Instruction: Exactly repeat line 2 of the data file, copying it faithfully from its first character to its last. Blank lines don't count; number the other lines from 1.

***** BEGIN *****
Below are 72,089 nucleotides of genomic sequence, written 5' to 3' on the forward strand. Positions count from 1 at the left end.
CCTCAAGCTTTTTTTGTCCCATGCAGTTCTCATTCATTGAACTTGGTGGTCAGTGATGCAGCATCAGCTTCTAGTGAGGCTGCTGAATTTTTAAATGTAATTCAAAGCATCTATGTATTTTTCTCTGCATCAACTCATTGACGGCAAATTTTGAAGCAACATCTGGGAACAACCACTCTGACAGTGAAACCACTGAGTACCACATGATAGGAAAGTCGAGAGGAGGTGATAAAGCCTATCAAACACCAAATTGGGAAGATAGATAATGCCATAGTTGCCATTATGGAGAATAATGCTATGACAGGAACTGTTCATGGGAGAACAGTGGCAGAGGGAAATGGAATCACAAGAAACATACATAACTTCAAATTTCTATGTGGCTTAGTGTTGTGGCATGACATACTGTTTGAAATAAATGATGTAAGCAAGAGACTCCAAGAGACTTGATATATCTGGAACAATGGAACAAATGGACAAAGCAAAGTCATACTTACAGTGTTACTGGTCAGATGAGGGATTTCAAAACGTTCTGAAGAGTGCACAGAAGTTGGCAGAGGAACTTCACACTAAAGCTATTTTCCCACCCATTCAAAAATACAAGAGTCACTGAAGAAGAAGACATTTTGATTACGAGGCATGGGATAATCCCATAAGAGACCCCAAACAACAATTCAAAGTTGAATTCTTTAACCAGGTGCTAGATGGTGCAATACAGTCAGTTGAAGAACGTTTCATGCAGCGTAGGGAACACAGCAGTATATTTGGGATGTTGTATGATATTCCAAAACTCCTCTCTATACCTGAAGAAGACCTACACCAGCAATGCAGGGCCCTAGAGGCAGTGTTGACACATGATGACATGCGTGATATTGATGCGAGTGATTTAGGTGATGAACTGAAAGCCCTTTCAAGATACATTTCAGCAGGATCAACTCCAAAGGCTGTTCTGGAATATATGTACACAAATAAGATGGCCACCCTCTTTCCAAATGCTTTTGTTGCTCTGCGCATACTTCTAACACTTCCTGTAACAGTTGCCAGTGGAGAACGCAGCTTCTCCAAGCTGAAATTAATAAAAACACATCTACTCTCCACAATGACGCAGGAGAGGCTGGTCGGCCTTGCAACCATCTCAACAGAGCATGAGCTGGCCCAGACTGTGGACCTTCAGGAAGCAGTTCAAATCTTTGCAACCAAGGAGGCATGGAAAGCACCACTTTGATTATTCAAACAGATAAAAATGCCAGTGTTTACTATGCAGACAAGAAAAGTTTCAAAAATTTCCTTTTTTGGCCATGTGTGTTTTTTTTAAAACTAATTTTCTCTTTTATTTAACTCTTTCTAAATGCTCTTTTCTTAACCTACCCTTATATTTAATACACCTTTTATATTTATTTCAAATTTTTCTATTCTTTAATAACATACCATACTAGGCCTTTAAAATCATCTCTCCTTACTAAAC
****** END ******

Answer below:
CCTCAAGCTTTTTTTGTCCCATGCAGTTCTCATTCATTGAACTTGGTGGTCAGTGATGCAGCATCAGCTTCTAGTGAGGCTGCTGAATTTTTAAATGTAATTCAAAGCATCTATGTATTTTTCTCTGCATCAACTCATTGACGGCAAATTTTGAAGCAACATCTGGGAACAACCACTCTGACAGTGAAACCACTGAGTACCACATGATAGGAAAGTCGAGAGGAGGTGATAAAGCCTATCAAACACCAAATTGGGAAGATAGATAATGCCATAGTTGCCATTATGGAGAATAATGCTATGACAGGAACTGTTCATGGGAGAACAGTGGCAGAGGGAAATGGAATCACAAGAAACATACATAACTTCAAATTTCTATGTGGCTTAGTGTTGTGGCATGACATACTGTTTGAAATAAATGATGTAAGCAAGAGACTCCAAGAGACTTGATATATCTGGAACAATGGAACAAATGGACAAAGCAAAGTCATACTTACAGTGTTACTGGTCAGATGAGGGATTTCAAAACGTTCTGAAGAGTGCACAGAAGTTGGCAGAGGAACTTCACACTAAAGCTATTTTCCCACCCATTCAAAAATACAAGAGTCACTGAAGAAGAAGACATTTTGATTACGAGGCATGGGATAATCCCATAAGAGACCCCAAACAACAATTCAAAGTTGAATTCTTTAACCAGGTGCTAGATGGTGCAATACAGTCAGTTGAAGAACGTTTCATGCAGCGTAGGGAACACAGCAGTATATTTGGGATGTTGTATGATATTCCAAAACTCCTCTCTATACCTGAAGAAGACCTACACCAGCAATGCAGGGCCCTAGAGGCAGTGTTGACACATGATGACATGCGTGATATTGATGCGAGTGATTTAGGTGATGAACTGAAAGCCCTTTCAAGATACATTTCAGCAGGATCAACTCCAAAGGCTGTTCTGGAATATATGTACACAAATAAGATGGCCACCCTCTTTCCAAATGCTTTTGTTGCTCTGCGCATACTTCTAACACTTCCTGTAACAGTTGCCAGTGGAGAACGCAGCTTCTCCAAGCTGAAATTAATAAAAACACATCTACTCTCCACAATGACGCAGGAGAGGCTGGTCGGCCTTGCAACCATCTCAACAGAGCATGAGCTGGCCCAGACTGTGGACCTTCAGGAAGCAGTTCAAATCTTTGCAACCAAGGAGGCATGGAAAGCACCACTTTGATTATTCAAACAGATAAAAATGCCAGTGTTTACTATGCAGACAAGAAAAGTTTCAAAAATTTCCTTTTTTGGCCATGTGTGTTTTTTTTAAAACTAATTTTCTCTTTTATTTAACTCTTTCTAAATGCTCTTTTCTTAACCTACCCTTATATTTAATACACCTTTTATATTTATTTCAAATTTTTCTATTCTTTAATAACATACCATACTAGGCCTTTAAAATCATCTCTCCTTACTAAAC